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BRIDE OF THE ANDES

Japan, 1966 (MIFF 1967, Programme 11)

Director: Susumu Hani

A Japanese widow goes as a mail-order bride to a Japanese archaeologist living deep in the Andes in a primitive Peruvian Indian village. She hates her life there, hates the Incan relics, hates the Indians — who in turn hate her. She runs away and returns; goes to the city and again, comes back; all the time learning more about this land that is going to be hers . . .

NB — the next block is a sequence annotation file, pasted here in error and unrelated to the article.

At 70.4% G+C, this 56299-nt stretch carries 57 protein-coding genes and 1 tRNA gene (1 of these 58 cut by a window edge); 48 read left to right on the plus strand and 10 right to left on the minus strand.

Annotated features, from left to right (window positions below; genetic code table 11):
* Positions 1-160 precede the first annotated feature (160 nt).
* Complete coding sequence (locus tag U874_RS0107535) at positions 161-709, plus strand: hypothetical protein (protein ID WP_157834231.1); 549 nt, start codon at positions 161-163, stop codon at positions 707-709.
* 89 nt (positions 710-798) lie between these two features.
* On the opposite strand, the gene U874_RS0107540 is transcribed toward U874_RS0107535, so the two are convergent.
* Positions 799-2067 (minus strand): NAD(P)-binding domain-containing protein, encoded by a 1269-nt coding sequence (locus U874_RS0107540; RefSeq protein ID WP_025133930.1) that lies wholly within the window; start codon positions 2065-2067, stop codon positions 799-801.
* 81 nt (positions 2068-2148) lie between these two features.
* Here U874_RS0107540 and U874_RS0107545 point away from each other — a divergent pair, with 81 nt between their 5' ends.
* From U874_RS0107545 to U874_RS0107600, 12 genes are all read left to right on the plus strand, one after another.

Susumu Hani — the young director of a previous Melbourne Festival film, She and He — spent six months in Peru making this film under almost impossible conditions. He cuts very freely, sacrificing conventional continuity, in order to achieve an effect of immediacy and a sense of empathy with his heroine. Counter-pointing this, are beautifully captured scenes of the Peruvian heights, the dignity of the Indians, and the circumscribed lives of the new Japanese settlers. The result is a small masterpiece about the clash of cultures, the individual and society, told with lyricism, humour and a deep understanding of the solitary person.

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